Process for Developing the Compendium

To initiate the process of developing the Compendium, a call was put out by the Workgroup to all FIHET members for data for which their agencies were responsible. A template was created by the Workgroup that federal agency representatives could easily complete. The template asked the representatives for the name of each dataset; the source for the data (e.g., URL link); a brief description of the dataset; the population target, disaggregated by age, race and ethnicity, foreign-born status, and socioeconomic variables; the smallest geographic unit for which the data were available (e.g., state, county); the years for which the data were available; and periodic reports, contact organization and additional comments. Each agency representative completed and sent the template to the Data, Research and Evaluation Workgroup chair. The Workgroup then reviewed the datasets for relevance and completeness and worked with each agency representative to obtain clearance on the content to add to the Compendium.


Use of the Compendium

This Compendium includes datasets from the following federal agencies under the U.S. Department of Health and Human Services: Administration for Community Living (ACL); Agency for Healthcare Research and Quality (AHRQ); Centers for Disease Control and Prevention (CDC); Centers for Medicare and Medicaid Services (CMS); Health Resources and Services Administration (HRSA); Indian Health Services (IHS); National Institutes of Health (NIH); and the Substance Abuse and Mental Health Services Administration (SAMHSA). Additional datasets from other federal partners, including the U.S. Environmental Protection Agency (EPA), Department of Transportation, Department of Labor, Census Bureau and the Department of Veterans Affairs, may be added later.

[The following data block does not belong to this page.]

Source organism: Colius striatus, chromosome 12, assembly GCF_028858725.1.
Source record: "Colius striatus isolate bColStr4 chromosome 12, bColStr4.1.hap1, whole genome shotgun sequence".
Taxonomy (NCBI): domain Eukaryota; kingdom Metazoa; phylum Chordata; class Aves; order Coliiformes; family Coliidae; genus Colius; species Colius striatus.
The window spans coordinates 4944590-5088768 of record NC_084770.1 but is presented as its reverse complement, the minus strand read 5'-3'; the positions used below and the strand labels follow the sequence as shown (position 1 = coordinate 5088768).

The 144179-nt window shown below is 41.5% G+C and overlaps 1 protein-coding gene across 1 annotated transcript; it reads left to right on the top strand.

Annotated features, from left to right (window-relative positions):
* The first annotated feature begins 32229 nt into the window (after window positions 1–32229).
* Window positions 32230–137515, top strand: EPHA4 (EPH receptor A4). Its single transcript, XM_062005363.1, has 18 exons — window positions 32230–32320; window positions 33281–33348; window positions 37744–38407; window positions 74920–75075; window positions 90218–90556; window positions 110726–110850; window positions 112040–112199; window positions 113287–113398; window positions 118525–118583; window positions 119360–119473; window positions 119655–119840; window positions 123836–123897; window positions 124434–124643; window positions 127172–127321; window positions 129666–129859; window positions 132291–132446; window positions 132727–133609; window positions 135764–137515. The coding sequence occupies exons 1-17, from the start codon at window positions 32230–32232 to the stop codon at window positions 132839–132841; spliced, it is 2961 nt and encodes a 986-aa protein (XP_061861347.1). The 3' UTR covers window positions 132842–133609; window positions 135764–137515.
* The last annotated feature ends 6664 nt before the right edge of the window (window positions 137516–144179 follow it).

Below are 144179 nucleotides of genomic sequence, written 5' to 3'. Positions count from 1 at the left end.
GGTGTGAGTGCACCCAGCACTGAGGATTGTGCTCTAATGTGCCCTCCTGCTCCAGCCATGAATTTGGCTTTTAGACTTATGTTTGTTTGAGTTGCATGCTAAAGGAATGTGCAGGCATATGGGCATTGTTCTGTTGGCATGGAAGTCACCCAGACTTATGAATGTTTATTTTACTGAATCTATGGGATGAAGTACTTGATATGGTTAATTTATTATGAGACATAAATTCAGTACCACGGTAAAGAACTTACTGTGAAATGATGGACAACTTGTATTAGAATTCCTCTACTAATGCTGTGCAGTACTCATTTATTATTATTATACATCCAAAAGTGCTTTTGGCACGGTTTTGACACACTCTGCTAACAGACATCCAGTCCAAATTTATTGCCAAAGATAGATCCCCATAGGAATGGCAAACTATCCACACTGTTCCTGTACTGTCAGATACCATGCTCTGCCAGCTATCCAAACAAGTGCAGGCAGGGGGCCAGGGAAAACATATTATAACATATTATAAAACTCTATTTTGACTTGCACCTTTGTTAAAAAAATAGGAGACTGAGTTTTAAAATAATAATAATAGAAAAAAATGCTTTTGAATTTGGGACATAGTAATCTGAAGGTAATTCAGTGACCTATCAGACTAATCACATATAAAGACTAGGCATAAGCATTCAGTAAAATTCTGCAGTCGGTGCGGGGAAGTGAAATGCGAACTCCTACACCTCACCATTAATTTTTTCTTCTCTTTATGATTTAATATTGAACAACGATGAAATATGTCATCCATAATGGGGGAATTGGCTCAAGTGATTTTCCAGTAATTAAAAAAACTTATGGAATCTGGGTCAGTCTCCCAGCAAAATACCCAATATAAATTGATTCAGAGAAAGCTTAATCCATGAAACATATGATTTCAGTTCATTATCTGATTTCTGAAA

The Compendium is available to all interested parties, from researchers to lay persons, gathering information on populations affected by specific health outcomes. Depending on the user’s goals and objectives, these datasets can serve a variety of purposes from research, advocacy and policy reform to general public knowledge. For example, researchers interested in studying the specific health services that Americans frequently use, the cost of such services and their payment methods can access the Medical Expenditure Panel Survey (MEPS) data source available from the AHRQ and listed in the Compendium. Organizations with the mission to advocate for funding for youth education on the use of illegal drugs, alcohol, and tobacco and the problems associated with such use can access the National Survey on Drug Use and Health (NSDUH) from SAMHSA. Organizations interested in policy reform for children and families served by Head Start and Early Head Start Programs can access the Head Start Program Information Report (HSPIR) for data to support their proposed policy changes. These are just a few examples of how these publicly available data sources included in the Compendium can be utilized. Depending on the individual’s goals and objectives, he or she can download Excel files containing relevant information by federal agency and search by keywords or terms to find the data sources.

This Compendium is a work in progress to be updated with new and emerging data as more federal agencies partner with the NPA and FIHET. We hope the compendium will serve as a useful resource to those interested in achieving equity for all.
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Tech Support,
Dec 5, 2016, 10:24 AM